13 May 2010
By Nirmala M Nagaraj
Life has come full circle for 29–year–old Reena Raju, the first woman in Karnataka who’s been living with someone else’s heart. This cheerful woman from Bangalore underwent a cadaver heart transplant six months ago. At 25 years, she was diagnosed to be suffering from dilated cardiomyopathy, a condition in which the weak heart is enlarged and cannot pump blood efficiently. Without losing hope, Reena fought back.
She was a graduate of Mount Carmel College and working for an MNC, and life was good until February 2006 when a cold and cough was the first warning. It took over a month for doctors to zero in on the ailment. “I’d feel breathless and complain of fatigue. Initially, all the doctors said it was a gastric problem. I worked in shifts and this was assumed to be the cause.”
Dr Venkatesh of Republic Nursing Home suggested a chest X–ray and that revealed the real problem. “My heart was enlarged, the valves were leaking and I was rushed to the ICU at Jain Hospital. Within two days, I’d lost 8 kgs.”
From then on, Narayana Hrudayalaya became Reena’s second home, as she was rushed there every fortnight. After battling bravely for four years, her condition worsened in 2009. When valve replacement was ruled out, the only option was heart transplant. Reena registered with the Zonal Coordination Committee of Karnataka (ZCCK) for cadaver organ transplantation, but there was a long waiting list.
Her friends as well as fiance Raj Narayan Dash looked up medical journals, portals and trends. They heard about Chennai–based Dr K M Cherian and his hospital Frontier Lifeline (FL) and registered with his heart foundation.
Within a month, Reena received a call for a transplant. Rather terrified, Reena refused to undergo the surgery. But she realized that an opportunity had been lost, and on getting the second call, she was ready. “Getting a right donor, fighting infection and body accepting the new organ is a real challenge,” says Reena. Raj recalls, “We got a call late one evening from Dr Cherian’s hospital and asked to reach there within a few hours. It was raining heavily and the traffic was bad. I jumped two traffic signals to reach the airport.”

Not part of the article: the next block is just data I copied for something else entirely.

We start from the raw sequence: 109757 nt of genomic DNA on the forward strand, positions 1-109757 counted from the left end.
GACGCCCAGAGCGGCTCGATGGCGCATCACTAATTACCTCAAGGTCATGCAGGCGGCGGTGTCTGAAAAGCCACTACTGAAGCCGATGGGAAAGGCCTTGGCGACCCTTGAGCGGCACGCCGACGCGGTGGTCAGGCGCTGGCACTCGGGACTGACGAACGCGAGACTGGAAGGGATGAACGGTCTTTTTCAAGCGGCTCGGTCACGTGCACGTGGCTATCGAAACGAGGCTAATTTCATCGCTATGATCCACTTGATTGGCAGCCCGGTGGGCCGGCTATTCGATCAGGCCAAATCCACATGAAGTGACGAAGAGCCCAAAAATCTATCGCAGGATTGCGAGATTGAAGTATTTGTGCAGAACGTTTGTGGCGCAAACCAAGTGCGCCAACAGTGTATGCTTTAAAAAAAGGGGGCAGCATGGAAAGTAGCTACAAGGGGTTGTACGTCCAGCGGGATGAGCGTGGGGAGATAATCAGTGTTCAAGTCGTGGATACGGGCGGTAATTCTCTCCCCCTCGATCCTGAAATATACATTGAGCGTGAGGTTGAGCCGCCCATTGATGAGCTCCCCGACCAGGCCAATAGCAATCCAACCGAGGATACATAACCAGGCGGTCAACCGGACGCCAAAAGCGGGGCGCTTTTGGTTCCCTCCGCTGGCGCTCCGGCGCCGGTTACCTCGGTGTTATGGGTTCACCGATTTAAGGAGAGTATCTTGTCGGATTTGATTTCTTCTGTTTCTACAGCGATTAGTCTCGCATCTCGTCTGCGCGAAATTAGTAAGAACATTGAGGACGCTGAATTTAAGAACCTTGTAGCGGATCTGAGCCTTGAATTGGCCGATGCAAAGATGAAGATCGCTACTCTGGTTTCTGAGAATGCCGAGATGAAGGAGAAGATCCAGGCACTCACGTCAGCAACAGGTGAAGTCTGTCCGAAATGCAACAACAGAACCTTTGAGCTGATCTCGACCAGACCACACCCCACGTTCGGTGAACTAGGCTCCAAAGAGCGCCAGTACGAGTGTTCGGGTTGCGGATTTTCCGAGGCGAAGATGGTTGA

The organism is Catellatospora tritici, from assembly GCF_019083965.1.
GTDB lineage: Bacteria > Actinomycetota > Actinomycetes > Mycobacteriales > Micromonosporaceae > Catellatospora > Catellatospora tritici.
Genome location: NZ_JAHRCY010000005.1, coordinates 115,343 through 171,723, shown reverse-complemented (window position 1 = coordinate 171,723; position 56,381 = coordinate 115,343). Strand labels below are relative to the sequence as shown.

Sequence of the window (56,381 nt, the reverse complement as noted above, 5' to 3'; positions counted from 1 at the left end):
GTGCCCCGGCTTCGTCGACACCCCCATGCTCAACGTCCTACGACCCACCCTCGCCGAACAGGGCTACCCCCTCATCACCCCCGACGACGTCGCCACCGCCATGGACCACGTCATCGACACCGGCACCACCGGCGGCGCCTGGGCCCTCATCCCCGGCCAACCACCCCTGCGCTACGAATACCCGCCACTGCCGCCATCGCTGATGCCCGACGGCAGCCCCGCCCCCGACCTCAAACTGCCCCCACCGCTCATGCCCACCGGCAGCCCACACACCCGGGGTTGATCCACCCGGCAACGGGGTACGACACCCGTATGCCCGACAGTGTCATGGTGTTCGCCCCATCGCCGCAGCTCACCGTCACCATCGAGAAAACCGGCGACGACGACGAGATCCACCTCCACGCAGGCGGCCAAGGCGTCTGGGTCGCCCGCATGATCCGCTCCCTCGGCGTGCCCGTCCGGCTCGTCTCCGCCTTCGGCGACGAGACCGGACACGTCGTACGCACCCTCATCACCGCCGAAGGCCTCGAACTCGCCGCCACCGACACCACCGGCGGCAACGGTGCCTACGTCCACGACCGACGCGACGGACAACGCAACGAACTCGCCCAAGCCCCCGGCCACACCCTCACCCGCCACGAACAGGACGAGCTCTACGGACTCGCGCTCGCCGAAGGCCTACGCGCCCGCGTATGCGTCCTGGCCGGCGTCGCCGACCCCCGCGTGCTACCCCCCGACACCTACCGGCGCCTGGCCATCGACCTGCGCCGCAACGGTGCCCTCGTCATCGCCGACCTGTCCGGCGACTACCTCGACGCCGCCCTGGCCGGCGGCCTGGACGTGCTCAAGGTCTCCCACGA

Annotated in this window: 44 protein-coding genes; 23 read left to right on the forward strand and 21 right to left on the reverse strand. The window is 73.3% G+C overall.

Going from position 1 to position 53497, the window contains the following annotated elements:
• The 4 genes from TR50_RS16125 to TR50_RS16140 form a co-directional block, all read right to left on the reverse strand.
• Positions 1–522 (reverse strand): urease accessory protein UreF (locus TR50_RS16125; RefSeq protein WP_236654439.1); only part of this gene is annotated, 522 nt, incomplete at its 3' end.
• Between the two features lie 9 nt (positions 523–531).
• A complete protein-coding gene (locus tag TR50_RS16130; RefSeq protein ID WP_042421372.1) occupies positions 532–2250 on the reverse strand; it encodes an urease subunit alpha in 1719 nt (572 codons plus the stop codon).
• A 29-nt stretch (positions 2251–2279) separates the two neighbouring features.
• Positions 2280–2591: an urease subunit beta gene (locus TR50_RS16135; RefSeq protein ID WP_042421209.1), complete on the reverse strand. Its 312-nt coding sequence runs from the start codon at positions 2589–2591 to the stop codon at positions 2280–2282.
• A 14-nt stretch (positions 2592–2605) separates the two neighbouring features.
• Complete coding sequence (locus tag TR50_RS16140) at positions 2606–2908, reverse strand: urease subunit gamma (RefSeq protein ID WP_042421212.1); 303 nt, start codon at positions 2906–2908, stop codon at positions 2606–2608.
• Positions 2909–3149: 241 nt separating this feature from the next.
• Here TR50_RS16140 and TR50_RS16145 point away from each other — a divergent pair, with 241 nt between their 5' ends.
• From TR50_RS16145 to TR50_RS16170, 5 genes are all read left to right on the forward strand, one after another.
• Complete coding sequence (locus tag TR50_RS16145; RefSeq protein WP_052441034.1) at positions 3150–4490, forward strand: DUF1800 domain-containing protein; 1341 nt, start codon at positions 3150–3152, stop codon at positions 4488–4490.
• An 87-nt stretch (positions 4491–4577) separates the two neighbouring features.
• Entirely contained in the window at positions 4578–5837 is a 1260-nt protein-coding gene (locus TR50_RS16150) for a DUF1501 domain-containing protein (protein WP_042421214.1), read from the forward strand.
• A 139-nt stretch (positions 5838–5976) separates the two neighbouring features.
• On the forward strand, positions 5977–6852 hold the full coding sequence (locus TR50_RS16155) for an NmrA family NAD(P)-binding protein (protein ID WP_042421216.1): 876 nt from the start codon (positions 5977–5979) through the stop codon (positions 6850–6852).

On reaching the hospital, the staff rushed her into the ICU. Seeing her walk out of the ICU was nothing less than a miracle for her twin sister Roopa as well as Raj.
Within 15 days after the surgery, Reena was back in Bangalore with a new heart. Soon, it’ll be six months that the heart has been pumping new life into her. Arranging money for the surgery was not easy. “I was informed the operation would cost Rs 10 lakh. We went to the hospital with just Rs 1.5 lakh. My friends and well–wishers contributed from as small a sum as Rs 1000. Xavier Nilaya Church Choir raised funds and the Have A Heart foundation gave more Rs 1 lakh for the surgery. Even today, the same organization provides my regular medicine at concessional cost. As the donor’s identity is not revealed, Reena knows her only as an angel and gives thanks for the selfless act. She met Raj when she learnt to play the piano during the trauma and hopes to get married soon.” Today, all her friends on a social networking site know about her heart transplant. Some have even pledged their organ and her twin sister has already registered.
Her condition was such she may not have survived for more than six months. Within a week of discharging her from the hospital, she would get readmitted. Now that she has successfully undergone a heart transplantation, she can live to realize her dreams. There are many patients similar to Reena and there is a long waiting list. We have miles to go before we make cadaver trans plant a viable alternative.
We have done over 23 heart and lung transplants in our hospital and 50% of the patients like Reena are in their twenties. The youngest recipient was a 2–year–old boy from Gujarat and the donor was a 3–year–old baby from Karnataka. If the heart is not used for transplantation, it’s cryo–preserved and used for treating valvular heart disease.